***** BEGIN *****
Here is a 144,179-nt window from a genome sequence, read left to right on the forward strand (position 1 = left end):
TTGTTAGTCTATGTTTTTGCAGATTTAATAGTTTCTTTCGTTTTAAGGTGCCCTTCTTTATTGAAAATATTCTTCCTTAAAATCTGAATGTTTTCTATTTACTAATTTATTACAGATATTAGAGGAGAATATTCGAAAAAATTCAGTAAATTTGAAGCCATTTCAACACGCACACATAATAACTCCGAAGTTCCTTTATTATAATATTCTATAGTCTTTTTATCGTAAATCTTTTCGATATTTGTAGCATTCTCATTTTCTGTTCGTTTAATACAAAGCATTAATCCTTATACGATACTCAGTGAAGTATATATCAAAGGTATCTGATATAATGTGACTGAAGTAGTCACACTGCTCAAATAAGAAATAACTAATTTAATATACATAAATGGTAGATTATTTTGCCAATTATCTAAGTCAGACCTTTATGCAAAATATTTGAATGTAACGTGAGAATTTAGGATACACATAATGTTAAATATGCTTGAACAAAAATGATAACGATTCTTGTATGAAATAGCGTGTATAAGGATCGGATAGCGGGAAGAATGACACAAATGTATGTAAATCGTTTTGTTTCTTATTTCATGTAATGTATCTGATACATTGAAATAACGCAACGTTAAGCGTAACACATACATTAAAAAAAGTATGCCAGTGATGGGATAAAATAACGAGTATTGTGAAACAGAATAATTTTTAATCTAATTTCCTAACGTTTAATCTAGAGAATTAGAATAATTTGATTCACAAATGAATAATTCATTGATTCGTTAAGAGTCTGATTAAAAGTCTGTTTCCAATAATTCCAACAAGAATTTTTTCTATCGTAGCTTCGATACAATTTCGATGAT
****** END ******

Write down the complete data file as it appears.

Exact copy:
Here is a 144,179-nt window from a genome sequence, read left to right on the forward strand (position 1 = left end):
TTGTTAGTCTATGTTTTTGCAGATTTAATAGTTTCTTTCGTTTTAAGGTGCCCTTCTTTATTGAAAATATTCTTCCTTAAAATCTGAATGTTTTCTATTTACTAATTTATTACAGATATTAGAGGAGAATATTCGAAAAAATTCAGTAAATTTGAAGCCATTTCAACACGCACACATAATAACTCCGAAGTTCCTTTATTATAATATTCTATAGTCTTTTTATCGTAAATCTTTTCGATATTTGTAGCATTCTCATTTTCTGTTCGTTTAATACAAAGCATTAATCCTTATACGATACTCAGTGAAGTATATATCAAAGGTATCTGATATAATGTGACTGAAGTAGTCACACTGCTCAAATAAGAAATAACTAATTTAATATACATAAATGGTAGATTATTTTGCCAATTATCTAAGTCAGACCTTTATGCAAAATATTTGAATGTAACGTGAGAATTTAGGATACACATAATGTTAAATATGCTTGAACAAAAATGATAACGATTCTTGTATGAAATAGCGTGTATAAGGATCGGATAGCGGGAAGAATGACACAAATGTATGTAAATCGTTTTGTTTCTTATTTCATGTAATGTATCTGATACATTGAAATAACGCAACGTTAAGCGTAACACATACATTAAAAAAAGTATGCCAGTGATGGGATAAAATAACGAGTATTGTGAAACAGAATAATTTTTAATCTAATTTCCTAACGTTTAATCTAGAGAATTAGAATAATTTGATTCACAAATGAATAATTCATTGATTCGTTAAGAGTCTGATTAAAAGTCTGTTTCCAATAATTCCAACAAGAATTTTTTCTATCGTAGCTTCGATACAATTTCGATGAT